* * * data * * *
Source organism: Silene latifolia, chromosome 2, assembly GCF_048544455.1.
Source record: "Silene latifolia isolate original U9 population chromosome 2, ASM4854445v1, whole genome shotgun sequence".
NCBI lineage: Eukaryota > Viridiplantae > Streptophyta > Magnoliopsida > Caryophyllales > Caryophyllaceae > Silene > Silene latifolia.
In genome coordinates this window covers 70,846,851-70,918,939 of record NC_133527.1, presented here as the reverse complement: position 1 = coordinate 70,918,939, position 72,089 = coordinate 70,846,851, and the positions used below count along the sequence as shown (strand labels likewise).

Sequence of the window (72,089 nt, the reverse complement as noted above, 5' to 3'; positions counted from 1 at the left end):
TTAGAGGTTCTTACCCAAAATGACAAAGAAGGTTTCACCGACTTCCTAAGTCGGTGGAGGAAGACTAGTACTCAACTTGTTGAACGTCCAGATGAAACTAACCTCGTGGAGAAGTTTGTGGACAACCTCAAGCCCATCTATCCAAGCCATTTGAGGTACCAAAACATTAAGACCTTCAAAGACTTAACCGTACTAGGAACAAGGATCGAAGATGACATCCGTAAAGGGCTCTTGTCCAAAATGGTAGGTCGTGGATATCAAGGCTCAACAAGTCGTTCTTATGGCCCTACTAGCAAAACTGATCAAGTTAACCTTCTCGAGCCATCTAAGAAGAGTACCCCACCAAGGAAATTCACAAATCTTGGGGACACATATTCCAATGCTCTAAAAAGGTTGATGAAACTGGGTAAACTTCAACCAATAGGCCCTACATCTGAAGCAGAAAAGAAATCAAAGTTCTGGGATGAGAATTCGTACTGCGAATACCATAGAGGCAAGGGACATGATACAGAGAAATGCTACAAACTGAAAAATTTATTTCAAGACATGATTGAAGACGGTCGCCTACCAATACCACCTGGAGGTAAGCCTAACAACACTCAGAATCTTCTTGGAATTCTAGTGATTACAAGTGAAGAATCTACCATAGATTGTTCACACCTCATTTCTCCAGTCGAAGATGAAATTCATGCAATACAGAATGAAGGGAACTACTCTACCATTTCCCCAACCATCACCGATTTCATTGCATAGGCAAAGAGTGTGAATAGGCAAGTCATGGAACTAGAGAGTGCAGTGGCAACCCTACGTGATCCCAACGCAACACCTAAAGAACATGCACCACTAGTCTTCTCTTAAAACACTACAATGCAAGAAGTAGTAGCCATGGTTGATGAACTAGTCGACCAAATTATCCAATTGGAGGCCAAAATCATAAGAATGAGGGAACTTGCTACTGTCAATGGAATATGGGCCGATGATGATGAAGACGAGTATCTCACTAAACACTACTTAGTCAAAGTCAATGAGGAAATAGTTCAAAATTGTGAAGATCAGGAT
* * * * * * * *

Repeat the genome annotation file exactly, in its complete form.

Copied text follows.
Source organism: Silene latifolia, chromosome 2, assembly GCF_048544455.1.
Source record: "Silene latifolia isolate original U9 population chromosome 2, ASM4854445v1, whole genome shotgun sequence".
NCBI lineage: Eukaryota > Viridiplantae > Streptophyta > Magnoliopsida > Caryophyllales > Caryophyllaceae > Silene > Silene latifolia.
In genome coordinates this window covers 70,846,851-70,918,939 of record NC_133527.1, presented here as the reverse complement: position 1 = coordinate 70,918,939, position 72,089 = coordinate 70,846,851, and the positions used below count along the sequence as shown (strand labels likewise).

Sequence of the window (72,089 nt, the reverse complement as noted above, 5' to 3'; positions counted from 1 at the left end):
TTAGAGGTTCTTACCCAAAATGACAAAGAAGGTTTCACCGACTTCCTAAGTCGGTGGAGGAAGACTAGTACTCAACTTGTTGAACGTCCAGATGAAACTAACCTCGTGGAGAAGTTTGTGGACAACCTCAAGCCCATCTATCCAAGCCATTTGAGGTACCAAAACATTAAGACCTTCAAAGACTTAACCGTACTAGGAACAAGGATCGAAGATGACATCCGTAAAGGGCTCTTGTCCAAAATGGTAGGTCGTGGATATCAAGGCTCAACAAGTCGTTCTTATGGCCCTACTAGCAAAACTGATCAAGTTAACCTTCTCGAGCCATCTAAGAAGAGTACCCCACCAAGGAAATTCACAAATCTTGGGGACACATATTCCAATGCTCTAAAAAGGTTGATGAAACTGGGTAAACTTCAACCAATAGGCCCTACATCTGAAGCAGAAAAGAAATCAAAGTTCTGGGATGAGAATTCGTACTGCGAATACCATAGAGGCAAGGGACATGATACAGAGAAATGCTACAAACTGAAAAATTTATTTCAAGACATGATTGAAGACGGTCGCCTACCAATACCACCTGGAGGTAAGCCTAACAACACTCAGAATCTTCTTGGAATTCTAGTGATTACAAGTGAAGAATCTACCATAGATTGTTCACACCTCATTTCTCCAGTCGAAGATGAAATTCATGCAATACAGAATGAAGGGAACTACTCTACCATTTCCCCAACCATCACCGATTTCATTGCATAGGCAAAGAGTGTGAATAGGCAAGTCATGGAACTAGAGAGTGCAGTGGCAACCCTACGTGATCCCAACGCAACACCTAAAGAACATGCACCACTAGTCTTCTCTTAAAACACTACAATGCAAGAAGTAGTAGCCATGGTTGATGAACTAGTCGACCAAATTATCCAATTGGAGGCCAAAATCATAAGAATGAGGGAACTTGCTACTGTCAATGGAATATGGGCCGATGATGATGAAGACGAGTATCTCACTAAACACTACTTAGTCAAAGTCAATGAGGAAATAGTTCAAAATTGTGAAGATCAGGAT